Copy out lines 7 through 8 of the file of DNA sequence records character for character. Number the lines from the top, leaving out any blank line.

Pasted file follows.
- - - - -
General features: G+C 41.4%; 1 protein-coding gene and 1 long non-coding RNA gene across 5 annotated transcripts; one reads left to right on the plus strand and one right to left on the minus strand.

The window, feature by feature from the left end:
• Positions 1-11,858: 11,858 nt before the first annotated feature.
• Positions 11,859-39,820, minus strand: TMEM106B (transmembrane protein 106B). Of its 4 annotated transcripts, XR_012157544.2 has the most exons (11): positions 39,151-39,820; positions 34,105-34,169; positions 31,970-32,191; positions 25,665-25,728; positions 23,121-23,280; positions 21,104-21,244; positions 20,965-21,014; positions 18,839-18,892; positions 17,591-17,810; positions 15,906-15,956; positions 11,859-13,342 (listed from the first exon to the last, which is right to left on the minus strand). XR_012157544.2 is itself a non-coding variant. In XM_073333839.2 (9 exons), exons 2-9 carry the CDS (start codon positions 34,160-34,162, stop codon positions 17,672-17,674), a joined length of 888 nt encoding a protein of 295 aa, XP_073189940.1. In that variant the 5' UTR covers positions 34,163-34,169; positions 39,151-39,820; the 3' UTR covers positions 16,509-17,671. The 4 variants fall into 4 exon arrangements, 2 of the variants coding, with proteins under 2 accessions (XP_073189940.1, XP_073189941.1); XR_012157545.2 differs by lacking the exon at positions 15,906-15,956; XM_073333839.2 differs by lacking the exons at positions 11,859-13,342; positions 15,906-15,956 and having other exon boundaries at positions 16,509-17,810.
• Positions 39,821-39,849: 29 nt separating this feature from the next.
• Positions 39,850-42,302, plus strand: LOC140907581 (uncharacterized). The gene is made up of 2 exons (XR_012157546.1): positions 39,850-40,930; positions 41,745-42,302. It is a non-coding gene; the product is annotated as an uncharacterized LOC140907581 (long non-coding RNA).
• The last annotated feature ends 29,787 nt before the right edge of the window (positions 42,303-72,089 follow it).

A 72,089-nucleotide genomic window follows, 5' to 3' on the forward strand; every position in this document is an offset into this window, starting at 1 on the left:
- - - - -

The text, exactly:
• The last annotated feature ends 29,787 nt before the right edge of the window (positions 42,303-72,089 follow it).

A 72,089-nucleotide genomic window follows, 5' to 3' on the forward strand; every position in this document is an offset into this window, starting at 1 on the left: